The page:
Fiction – paperback; Virago; 192 pages; 2018.
First published in 1983, Nora Ephron’s Heartburn is a black comedy about the break up of a marriage between a high-flying journalist and a celebrity food writer.
Recently republished as part of Virago’s Modern Classic 40th anniversary series, it was Ephron’s only novel (albeit a thinly disguised memoir about her own marriage break up with investigative journalist Carl Bernstein). She’s probably better known as the screenwriter of the Hollywood films When Harry Met Sally (1989) and Sleepless in Seattle (1993), among others.
I came to Heartburn via my book group when it was chosen as our November read. It’s a brilliant comic read that transforms a personal tragedy into a laugh-out-loud farce. Honestly, don’t read it on your commute unless you like guffawing in public, it really is that funny.
But it’s tinged with sadness and a smidgen of desperation, too, and there are brief moments of poignancy that give the tale a very human touch.
Affair of the heart
The story is told in the first person through the eyes of Rachel, a cookery writer, looking back on the time in her life when, seven months pregnant with her second child, she discovered that her husband was having an affair.
She knows Thelma, the other woman, whom she takes great delight in describing as “a fairly tall person with a neck as long as an arm and a nose as long as a thumb and you should see her legs, never mind her feet, which are kind of splayed”.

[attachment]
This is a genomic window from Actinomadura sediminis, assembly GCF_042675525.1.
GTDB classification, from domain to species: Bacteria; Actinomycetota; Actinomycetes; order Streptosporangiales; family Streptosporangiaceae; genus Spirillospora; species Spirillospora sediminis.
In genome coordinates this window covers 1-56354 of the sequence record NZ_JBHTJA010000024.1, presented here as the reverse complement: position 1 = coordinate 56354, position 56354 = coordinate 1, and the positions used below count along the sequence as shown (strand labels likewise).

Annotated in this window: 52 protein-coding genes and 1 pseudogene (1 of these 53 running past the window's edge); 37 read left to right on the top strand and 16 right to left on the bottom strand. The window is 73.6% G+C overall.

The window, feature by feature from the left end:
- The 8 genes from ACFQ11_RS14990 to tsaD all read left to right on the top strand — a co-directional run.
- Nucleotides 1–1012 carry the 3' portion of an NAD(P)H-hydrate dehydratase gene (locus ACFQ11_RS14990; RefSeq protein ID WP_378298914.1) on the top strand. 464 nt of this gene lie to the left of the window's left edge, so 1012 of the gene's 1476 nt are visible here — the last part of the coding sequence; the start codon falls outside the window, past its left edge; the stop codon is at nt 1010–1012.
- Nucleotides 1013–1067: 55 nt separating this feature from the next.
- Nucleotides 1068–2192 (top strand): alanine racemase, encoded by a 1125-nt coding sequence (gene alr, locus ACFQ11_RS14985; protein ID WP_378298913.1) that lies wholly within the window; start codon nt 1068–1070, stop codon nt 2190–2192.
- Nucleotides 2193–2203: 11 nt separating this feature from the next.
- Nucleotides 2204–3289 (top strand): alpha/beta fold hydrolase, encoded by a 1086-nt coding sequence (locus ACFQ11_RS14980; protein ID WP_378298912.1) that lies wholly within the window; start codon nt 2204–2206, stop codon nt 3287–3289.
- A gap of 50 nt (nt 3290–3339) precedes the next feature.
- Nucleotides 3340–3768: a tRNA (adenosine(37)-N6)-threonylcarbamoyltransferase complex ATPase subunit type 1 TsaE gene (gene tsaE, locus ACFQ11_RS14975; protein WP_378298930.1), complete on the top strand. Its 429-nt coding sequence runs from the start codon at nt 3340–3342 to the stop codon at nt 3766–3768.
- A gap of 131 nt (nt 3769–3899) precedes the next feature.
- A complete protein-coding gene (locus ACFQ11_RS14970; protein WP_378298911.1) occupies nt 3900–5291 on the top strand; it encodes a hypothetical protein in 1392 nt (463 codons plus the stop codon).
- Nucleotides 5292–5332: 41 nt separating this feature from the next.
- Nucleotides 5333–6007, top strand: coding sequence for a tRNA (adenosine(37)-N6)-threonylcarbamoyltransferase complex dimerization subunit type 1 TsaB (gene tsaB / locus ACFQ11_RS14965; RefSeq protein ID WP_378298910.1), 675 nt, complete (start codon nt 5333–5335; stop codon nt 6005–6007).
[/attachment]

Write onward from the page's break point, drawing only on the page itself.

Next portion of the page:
When her husband comes home and confesses that he’s in love with Thelma but denies they are having an affair, he expects Rachel to stick by him in Washington, where they live. But Rachel has other ideas. She flees to Manhattan to spend some time with her father, a cantankerous man with his own sordid track record of adultery, and from there she licks her wounds and works on her plan to win her husband back.
Intimate, self-deprecating confession
The book is written as a deliciously intimate confession, one that swings between revenge and heartbreak, shame and all-consuming anger, and gives us a glimpse into Rachel’s innermost thoughts, not all of them pretty.
“If I tell the story,” she says, “I can make you laugh, and I would rather have you laugh at me than feel sorry for me.”
It’s full of terrific one-liners and great put downs and is littered with non-PC opinions and much self-deprecating humour.
And because the way to a man’s heart, they say, is through food, it also features many recipes — for things such as vinaigrette, creme brûlée, key lime pie and sorrel soup — all of which play an important part in Rachel’s marriage and career. (There’s even a helpful index at the back of the book should you wish to make the recipes yourself.)
It’s peopled with a cast of rather obnoxious, self-obsessed characters — everyone’s wealthy and successful and sleeping with people to whom they’re not married — the kinds of people who don’t take responsibilities for their actions and seek to blame others.
If you think this sounds like good material for a film, you’d be right: it was adapted in 1986 (Ephron wrote the screenplay) and stars Meryl Streep and Jack Nicholson. I haven’t seen it, but if it’s half as good as the book it will be very good indeed.